After this week's reponse to critics of the Westminster government's white paper, it is a phrase that he may well return to.
The Assembly government has already rejected the white paper's key proposal of independent state schools run by trusts for Wales. And it is hard not to see the concessions offered this week to Westminster politicians as a setback for a man who once claimed he had no reverse gear.
In the end, with 96 Labour backbenchers threatening rebellion, he had little choice. Relying on Conservative support for the education Bill, expected to be published next week, was never an option.
But are the changes - beefing up the admissions code and forums, making admission interviews illegal, and allowing local education authorities to set up community schools - really the "white flag" that some have described?
Unsuprisingly, the Government says not. Mr Blair said the trust school proposals remain, while Education Secretary Ruth Kelly described the concessions as safeguards which left the key elements intact.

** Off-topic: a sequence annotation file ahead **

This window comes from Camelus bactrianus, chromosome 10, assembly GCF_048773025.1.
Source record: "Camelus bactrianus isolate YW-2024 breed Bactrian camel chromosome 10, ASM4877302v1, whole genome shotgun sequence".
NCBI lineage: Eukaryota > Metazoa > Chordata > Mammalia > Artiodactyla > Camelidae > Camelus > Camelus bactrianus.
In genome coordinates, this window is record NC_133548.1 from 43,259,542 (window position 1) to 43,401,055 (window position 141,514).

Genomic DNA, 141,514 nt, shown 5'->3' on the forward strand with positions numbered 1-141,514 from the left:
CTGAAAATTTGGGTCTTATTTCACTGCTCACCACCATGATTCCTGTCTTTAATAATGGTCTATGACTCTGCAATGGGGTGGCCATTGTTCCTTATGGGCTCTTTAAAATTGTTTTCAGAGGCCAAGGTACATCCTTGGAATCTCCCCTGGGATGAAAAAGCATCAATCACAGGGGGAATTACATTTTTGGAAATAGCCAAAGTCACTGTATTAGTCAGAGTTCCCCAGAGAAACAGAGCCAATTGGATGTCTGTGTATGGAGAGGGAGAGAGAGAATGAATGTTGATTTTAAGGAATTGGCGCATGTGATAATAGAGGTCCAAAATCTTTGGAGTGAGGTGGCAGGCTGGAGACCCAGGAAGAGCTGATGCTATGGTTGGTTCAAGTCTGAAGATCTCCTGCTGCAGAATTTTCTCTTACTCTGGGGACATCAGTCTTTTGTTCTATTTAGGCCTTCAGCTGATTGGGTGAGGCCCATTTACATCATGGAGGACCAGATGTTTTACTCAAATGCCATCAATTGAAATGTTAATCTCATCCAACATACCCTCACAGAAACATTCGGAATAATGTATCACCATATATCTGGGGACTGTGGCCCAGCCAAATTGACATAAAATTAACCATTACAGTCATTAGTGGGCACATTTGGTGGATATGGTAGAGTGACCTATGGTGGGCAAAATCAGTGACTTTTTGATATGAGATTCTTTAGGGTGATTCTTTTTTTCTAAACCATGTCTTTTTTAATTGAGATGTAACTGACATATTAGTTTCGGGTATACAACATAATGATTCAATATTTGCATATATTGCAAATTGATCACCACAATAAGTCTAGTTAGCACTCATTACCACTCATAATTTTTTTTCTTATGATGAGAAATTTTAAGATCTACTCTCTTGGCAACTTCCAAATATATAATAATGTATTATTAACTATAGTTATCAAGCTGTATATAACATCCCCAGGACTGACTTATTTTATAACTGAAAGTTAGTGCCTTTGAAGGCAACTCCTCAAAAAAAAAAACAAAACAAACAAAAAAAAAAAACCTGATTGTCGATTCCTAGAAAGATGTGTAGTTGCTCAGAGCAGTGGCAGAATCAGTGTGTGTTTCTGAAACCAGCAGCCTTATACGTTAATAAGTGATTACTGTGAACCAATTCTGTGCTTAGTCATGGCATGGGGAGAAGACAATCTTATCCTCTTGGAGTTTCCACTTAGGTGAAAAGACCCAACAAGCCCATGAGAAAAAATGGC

They have a point. Much of the white paper has been left untouched and most of the changes offered, in a letter from Ms Kelly to the Commons' education select committee, could legitimately be seen as tweaks. The one big exception is the U-turn on allowing local authorities to set up new community schools. But this is heavily qualified, and counter-balanced by the decision not to give any ground on the expansion of popular schools.
In a less febrile atmosphere the concessions could have been slipped through with little fuss. But the Government's rhetoric over the past few months has made that impossible. Ms Kelly's letter has addressed the rebel MPs' central concerns. Alan Whitehead, one of their organisers, said he felt about 80 per cent of their demands had been met.
"I suspect there are probably 20 to 30 people who probably don't want anything to do with the Bill," he said. "But with the right clarification and approach, most of the rest will probably support it."
What difference will the concessions make? Not much, on trust schools.
Because, as John Dunford, general secretary of the Association of School and College Leaders, has repeatedly said, most heads will ignore the option.
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